Locals are dying to get into this Fishtown cemetery.
On a sunny but chilly spring morning, the brisk air aromatic with the scent of blooming flowers, I'm straining my eyes trying to read inscriptions on old decaying headstones.
I'm in gentrifying Fishtown, a half-mile from hipster bar Johnny Brenda's, in a square-block community graveyard that Norman Rockwell would've loved.
This is the Palmer Cemetery/Kensington Burial Ground, the quaintest, quirkiest cemetery in Philadelphia.
"I've never heard of another like it anywhere," says my guide, professional genealogist Ken Milano, aka the Kensington Historian.
Snuggled between Belgrade, Memphis, Montgomery and Palmer streets, this enclave, established in 1732, was bequeathed by legendary land baron Anthony Palmer, founder of the colonial town of Kensington.
Wandering around it today is like touring a free museum dedicated to three centuries of life along the Delaware.
Here, under gargantuan maple trees, lumpy grass and all manner of memorials, lie shipbuilders, fishermen, ironworkers, glassblowers, seamstresses, carpet makers and veterans of nearly every war the United States has entered.
After stunning me with the revelation that Fishtown is technically part of Kensington, Milano shows me eroding limestone markers engraved with monikers such as Bakeoven, Baker, Bidermann, Faunce and Pote. Under them rest German fishing families that arrived during the mid-18th century.
"It's been said that back then you could walk to Jersey on the backs of shad," he says.
Milano next points out a thin marble stone for Martin Cramp (1805-1895) of the celebrated Cramp shipbuilding clan.
"The Cramp shipyard, which stretched from Norris Street to Lehigh Avenue, was at one time the largest in the world," he says.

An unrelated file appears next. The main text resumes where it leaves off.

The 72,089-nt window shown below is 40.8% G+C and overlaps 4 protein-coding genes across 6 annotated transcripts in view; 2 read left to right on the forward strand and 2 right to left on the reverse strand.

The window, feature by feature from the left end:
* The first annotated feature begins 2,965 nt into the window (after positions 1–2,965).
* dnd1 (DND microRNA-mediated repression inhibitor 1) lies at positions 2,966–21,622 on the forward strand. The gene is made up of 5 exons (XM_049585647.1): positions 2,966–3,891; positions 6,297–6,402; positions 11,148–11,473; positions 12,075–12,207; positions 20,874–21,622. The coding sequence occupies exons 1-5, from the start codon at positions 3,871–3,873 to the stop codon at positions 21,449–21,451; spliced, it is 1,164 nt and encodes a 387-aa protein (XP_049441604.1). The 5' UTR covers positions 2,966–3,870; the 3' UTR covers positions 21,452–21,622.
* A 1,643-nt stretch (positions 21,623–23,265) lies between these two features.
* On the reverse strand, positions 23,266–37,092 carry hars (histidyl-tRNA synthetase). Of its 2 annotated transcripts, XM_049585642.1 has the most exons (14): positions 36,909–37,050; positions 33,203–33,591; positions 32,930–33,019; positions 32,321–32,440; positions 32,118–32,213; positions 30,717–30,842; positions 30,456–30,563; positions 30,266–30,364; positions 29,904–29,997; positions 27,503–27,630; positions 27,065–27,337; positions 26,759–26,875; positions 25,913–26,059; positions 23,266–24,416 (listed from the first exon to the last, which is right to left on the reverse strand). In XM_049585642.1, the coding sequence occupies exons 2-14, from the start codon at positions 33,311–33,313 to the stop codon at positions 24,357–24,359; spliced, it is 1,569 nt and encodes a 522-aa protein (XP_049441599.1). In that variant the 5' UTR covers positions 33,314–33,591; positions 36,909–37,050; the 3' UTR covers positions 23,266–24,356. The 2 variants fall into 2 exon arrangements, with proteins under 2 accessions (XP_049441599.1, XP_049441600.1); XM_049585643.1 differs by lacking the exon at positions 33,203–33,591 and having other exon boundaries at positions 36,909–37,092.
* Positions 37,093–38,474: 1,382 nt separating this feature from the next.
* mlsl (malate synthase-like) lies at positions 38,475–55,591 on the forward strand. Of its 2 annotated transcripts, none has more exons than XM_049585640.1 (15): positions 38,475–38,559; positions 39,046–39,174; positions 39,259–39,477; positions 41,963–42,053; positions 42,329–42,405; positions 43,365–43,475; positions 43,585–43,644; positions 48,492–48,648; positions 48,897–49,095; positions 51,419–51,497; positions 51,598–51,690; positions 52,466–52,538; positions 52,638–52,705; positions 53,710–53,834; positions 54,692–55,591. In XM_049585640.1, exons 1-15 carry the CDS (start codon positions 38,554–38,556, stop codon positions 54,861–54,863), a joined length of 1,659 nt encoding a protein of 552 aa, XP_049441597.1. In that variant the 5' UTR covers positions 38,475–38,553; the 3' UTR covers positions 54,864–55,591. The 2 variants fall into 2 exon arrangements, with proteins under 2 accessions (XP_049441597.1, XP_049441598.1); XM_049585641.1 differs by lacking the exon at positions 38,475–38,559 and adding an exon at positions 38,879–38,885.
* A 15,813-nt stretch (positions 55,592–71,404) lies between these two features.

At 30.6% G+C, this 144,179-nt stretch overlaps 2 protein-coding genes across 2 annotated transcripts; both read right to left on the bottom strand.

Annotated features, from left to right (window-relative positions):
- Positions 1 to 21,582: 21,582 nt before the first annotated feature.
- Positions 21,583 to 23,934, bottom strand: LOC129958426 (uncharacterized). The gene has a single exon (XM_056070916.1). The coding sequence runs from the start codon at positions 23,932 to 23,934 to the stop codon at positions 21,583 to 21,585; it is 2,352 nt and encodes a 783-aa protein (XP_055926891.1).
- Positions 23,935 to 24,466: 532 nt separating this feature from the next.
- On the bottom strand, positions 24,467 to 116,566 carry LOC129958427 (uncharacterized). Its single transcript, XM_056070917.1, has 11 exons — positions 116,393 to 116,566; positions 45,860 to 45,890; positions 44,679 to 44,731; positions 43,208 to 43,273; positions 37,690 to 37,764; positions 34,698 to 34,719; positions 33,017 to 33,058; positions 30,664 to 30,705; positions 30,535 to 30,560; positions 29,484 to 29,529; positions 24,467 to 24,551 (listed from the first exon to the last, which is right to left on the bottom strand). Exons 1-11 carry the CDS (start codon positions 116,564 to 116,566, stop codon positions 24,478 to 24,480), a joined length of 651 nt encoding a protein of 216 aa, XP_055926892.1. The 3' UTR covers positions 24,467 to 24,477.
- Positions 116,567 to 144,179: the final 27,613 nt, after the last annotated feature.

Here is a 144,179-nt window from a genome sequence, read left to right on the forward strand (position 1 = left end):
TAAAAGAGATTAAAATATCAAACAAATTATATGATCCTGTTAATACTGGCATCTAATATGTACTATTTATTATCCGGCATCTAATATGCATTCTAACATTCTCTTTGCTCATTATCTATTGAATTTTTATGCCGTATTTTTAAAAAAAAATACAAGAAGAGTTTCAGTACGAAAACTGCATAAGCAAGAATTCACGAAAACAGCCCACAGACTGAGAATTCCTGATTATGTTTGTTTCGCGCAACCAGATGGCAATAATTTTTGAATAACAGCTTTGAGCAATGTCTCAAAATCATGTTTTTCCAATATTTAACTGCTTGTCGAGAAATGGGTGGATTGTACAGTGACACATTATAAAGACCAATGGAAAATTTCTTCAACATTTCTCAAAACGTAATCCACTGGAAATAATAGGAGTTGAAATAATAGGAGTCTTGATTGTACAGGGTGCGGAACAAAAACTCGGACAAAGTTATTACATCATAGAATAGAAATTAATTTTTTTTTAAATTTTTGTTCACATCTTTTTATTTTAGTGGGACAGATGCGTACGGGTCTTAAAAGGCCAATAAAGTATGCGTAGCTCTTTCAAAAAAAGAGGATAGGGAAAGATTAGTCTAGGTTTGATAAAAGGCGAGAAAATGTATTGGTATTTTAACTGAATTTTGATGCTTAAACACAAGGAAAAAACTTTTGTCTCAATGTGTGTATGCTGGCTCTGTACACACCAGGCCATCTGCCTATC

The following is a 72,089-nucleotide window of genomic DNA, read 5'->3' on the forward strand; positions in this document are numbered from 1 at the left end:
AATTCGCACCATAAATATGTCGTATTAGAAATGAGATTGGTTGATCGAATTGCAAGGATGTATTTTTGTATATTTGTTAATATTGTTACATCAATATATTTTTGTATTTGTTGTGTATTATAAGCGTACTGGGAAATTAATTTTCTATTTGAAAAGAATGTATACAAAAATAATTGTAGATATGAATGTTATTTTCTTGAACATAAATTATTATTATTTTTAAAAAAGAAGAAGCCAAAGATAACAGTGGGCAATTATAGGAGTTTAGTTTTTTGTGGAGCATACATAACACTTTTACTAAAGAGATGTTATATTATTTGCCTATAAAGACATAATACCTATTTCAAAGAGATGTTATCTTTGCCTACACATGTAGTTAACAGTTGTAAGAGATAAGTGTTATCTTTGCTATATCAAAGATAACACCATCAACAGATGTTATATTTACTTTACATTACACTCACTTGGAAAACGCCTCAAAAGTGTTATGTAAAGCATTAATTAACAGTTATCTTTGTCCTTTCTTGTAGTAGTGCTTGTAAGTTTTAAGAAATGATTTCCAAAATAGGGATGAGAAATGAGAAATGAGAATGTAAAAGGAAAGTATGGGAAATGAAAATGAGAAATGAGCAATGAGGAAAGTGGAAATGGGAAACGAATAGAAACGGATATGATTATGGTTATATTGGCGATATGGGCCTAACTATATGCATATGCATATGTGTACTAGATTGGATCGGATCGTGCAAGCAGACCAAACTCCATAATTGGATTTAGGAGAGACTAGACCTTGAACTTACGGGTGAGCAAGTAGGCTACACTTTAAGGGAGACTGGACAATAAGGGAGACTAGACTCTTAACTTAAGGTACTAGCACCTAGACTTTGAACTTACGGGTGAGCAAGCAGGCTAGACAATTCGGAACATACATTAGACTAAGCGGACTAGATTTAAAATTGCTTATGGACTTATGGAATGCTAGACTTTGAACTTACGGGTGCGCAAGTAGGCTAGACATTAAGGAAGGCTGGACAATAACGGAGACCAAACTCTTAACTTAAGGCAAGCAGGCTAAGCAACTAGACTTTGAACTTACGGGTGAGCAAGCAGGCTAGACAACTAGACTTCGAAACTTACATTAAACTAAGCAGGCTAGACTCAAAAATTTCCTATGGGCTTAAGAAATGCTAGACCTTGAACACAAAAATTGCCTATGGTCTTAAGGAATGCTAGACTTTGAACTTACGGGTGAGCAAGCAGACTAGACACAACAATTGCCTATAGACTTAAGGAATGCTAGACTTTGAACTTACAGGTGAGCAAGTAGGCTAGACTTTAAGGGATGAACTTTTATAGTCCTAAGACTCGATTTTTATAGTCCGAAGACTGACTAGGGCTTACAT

Milano finally escorts me to the grave of Revolutionary War stalwart John Hewson, who was born in England in 1744 but was such an anti-monarch as a young man that his wealthy parents persuaded Benjamin Franklin to spirit him off to America.
"Hewson fought with the patriots," Milano says. "The British hated him for taking up arms against his own king, but he became quite a hero on our side."
Minister Harry Hosier, who founded Philadelphia's first African-American Methodist congregation in 1794, is also reportedly buried here, as is lumber magnate Alexander Adaire (1779-1839), whose name graces a Palmer Street elementary school.
But even more intriguing than the souls spending eternity here are the unconventional dictates by which this operation is and has always been run.
Like most other entitlements, the right to be buried in Palmer comes with strings attached.
First, you must be living in Fishtown at the time of your death. Specifically, you must be living within the original boundaries of Fishtown-York Street, Frankford Avenue and the Delaware River.
Second, you can't arrange to be buried at Palmer until you're dead, which is no mean feat.